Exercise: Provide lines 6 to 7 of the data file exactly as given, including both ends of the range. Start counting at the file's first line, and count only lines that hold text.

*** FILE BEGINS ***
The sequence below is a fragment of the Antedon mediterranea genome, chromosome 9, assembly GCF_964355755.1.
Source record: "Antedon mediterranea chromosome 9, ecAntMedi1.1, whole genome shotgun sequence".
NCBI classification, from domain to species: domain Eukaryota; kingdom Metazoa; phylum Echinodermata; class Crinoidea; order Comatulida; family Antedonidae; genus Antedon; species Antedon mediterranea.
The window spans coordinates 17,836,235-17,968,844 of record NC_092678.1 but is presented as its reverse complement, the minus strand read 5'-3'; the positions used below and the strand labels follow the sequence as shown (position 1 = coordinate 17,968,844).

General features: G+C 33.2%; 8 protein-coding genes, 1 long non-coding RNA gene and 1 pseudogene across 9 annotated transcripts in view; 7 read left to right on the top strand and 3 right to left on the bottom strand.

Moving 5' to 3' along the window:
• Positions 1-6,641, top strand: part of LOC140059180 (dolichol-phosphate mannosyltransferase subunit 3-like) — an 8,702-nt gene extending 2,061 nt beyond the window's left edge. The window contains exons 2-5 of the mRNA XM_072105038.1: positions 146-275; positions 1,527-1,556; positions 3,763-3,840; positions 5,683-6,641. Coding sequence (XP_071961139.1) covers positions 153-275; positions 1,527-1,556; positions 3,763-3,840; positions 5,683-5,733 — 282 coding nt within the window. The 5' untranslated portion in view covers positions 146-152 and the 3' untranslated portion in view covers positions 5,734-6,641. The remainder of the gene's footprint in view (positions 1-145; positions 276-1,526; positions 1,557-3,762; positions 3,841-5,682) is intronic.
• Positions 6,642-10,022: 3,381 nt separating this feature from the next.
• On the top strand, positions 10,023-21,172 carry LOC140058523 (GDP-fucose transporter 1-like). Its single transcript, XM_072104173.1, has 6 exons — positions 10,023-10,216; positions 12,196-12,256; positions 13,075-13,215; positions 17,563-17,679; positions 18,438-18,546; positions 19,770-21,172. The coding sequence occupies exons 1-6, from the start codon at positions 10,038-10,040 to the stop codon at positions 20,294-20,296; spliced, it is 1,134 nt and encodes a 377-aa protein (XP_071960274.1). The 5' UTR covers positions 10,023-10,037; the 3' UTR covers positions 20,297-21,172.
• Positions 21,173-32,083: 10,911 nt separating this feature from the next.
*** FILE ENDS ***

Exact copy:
Moving 5' to 3' along the window:
• Positions 1-6,641, top strand: part of LOC140059180 (dolichol-phosphate mannosyltransferase subunit 3-like) — an 8,702-nt gene extending 2,061 nt beyond the window's left edge. The window contains exons 2-5 of the mRNA XM_072105038.1: positions 146-275; positions 1,527-1,556; positions 3,763-3,840; positions 5,683-6,641. Coding sequence (XP_071961139.1) covers positions 153-275; positions 1,527-1,556; positions 3,763-3,840; positions 5,683-5,733 — 282 coding nt within the window. The 5' untranslated portion in view covers positions 146-152 and the 3' untranslated portion in view covers positions 5,734-6,641. The remainder of the gene's footprint in view (positions 1-145; positions 276-1,526; positions 1,557-3,762; positions 3,841-5,682) is intronic.